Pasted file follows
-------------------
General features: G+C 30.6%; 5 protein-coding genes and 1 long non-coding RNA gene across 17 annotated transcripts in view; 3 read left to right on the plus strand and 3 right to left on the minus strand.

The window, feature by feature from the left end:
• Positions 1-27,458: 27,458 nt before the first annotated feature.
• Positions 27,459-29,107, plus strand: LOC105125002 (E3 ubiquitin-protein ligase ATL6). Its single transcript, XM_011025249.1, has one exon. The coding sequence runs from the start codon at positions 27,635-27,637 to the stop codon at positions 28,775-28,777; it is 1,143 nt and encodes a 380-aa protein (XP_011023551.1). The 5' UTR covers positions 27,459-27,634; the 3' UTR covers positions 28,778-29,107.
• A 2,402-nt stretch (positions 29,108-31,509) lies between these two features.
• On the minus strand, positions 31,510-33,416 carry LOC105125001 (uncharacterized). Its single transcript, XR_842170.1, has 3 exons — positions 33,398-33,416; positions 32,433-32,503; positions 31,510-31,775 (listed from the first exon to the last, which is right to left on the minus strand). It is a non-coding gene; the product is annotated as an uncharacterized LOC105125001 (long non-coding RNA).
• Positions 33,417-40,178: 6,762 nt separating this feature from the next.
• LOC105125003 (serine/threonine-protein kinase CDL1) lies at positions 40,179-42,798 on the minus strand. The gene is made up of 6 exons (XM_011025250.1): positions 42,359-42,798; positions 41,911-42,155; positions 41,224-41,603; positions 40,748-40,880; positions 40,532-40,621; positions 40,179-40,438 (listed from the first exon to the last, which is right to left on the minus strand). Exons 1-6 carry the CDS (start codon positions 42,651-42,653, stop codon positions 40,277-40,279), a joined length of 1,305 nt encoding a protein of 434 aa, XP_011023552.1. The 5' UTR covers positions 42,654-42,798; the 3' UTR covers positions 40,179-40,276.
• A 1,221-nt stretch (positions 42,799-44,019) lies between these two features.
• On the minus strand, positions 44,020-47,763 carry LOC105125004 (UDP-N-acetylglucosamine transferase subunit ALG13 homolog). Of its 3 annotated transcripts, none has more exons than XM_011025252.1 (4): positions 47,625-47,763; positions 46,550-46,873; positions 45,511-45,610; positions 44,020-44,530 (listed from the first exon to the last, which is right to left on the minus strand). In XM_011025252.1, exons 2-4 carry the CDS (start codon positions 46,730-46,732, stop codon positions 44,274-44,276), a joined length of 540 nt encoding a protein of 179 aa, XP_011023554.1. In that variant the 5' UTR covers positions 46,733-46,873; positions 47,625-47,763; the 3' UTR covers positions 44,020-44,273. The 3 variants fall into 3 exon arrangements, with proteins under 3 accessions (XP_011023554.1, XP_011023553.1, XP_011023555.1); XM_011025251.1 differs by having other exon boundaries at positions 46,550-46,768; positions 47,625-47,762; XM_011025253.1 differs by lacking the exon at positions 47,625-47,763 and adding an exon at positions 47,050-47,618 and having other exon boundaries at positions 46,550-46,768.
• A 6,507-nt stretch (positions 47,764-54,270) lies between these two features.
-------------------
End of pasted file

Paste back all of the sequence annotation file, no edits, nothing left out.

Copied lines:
General features: G+C 30.6%; 5 protein-coding genes and 1 long non-coding RNA gene across 17 annotated transcripts in view; 3 read left to right on the plus strand and 3 right to left on the minus strand.

The window, feature by feature from the left end:
• Positions 1-27,458: 27,458 nt before the first annotated feature.
• Positions 27,459-29,107, plus strand: LOC105125002 (E3 ubiquitin-protein ligase ATL6). Its single transcript, XM_011025249.1, has one exon. The coding sequence runs from the start codon at positions 27,635-27,637 to the stop codon at positions 28,775-28,777; it is 1,143 nt and encodes a 380-aa protein (XP_011023551.1). The 5' UTR covers positions 27,459-27,634; the 3' UTR covers positions 28,778-29,107.
• A 2,402-nt stretch (positions 29,108-31,509) lies between these two features.
• On the minus strand, positions 31,510-33,416 carry LOC105125001 (uncharacterized). Its single transcript, XR_842170.1, has 3 exons — positions 33,398-33,416; positions 32,433-32,503; positions 31,510-31,775 (listed from the first exon to the last, which is right to left on the minus strand). It is a non-coding gene; the product is annotated as an uncharacterized LOC105125001 (long non-coding RNA).
• Positions 33,417-40,178: 6,762 nt separating this feature from the next.
• LOC105125003 (serine/threonine-protein kinase CDL1) lies at positions 40,179-42,798 on the minus strand. The gene is made up of 6 exons (XM_011025250.1): positions 42,359-42,798; positions 41,911-42,155; positions 41,224-41,603; positions 40,748-40,880; positions 40,532-40,621; positions 40,179-40,438 (listed from the first exon to the last, which is right to left on the minus strand). Exons 1-6 carry the CDS (start codon positions 42,651-42,653, stop codon positions 40,277-40,279), a joined length of 1,305 nt encoding a protein of 434 aa, XP_011023552.1. The 5' UTR covers positions 42,654-42,798; the 3' UTR covers positions 40,179-40,276.
• A 1,221-nt stretch (positions 42,799-44,019) lies between these two features.
• On the minus strand, positions 44,020-47,763 carry LOC105125004 (UDP-N-acetylglucosamine transferase subunit ALG13 homolog). Of its 3 annotated transcripts, none has more exons than XM_011025252.1 (4): positions 47,625-47,763; positions 46,550-46,873; positions 45,511-45,610; positions 44,020-44,530 (listed from the first exon to the last, which is right to left on the minus strand). In XM_011025252.1, exons 2-4 carry the CDS (start codon positions 46,730-46,732, stop codon positions 44,274-44,276), a joined length of 540 nt encoding a protein of 179 aa, XP_011023554.1. In that variant the 5' UTR covers positions 46,733-46,873; positions 47,625-47,763; the 3' UTR covers positions 44,020-44,273. The 3 variants fall into 3 exon arrangements, with proteins under 3 accessions (XP_011023554.1, XP_011023553.1, XP_011023555.1); XM_011025251.1 differs by having other exon boundaries at positions 46,550-46,768; positions 47,625-47,762; XM_011025253.1 differs by lacking the exon at positions 47,625-47,763 and adding an exon at positions 47,050-47,618 and having other exon boundaries at positions 46,550-46,768.
• A 6,507-nt stretch (positions 47,764-54,270) lies between these two features.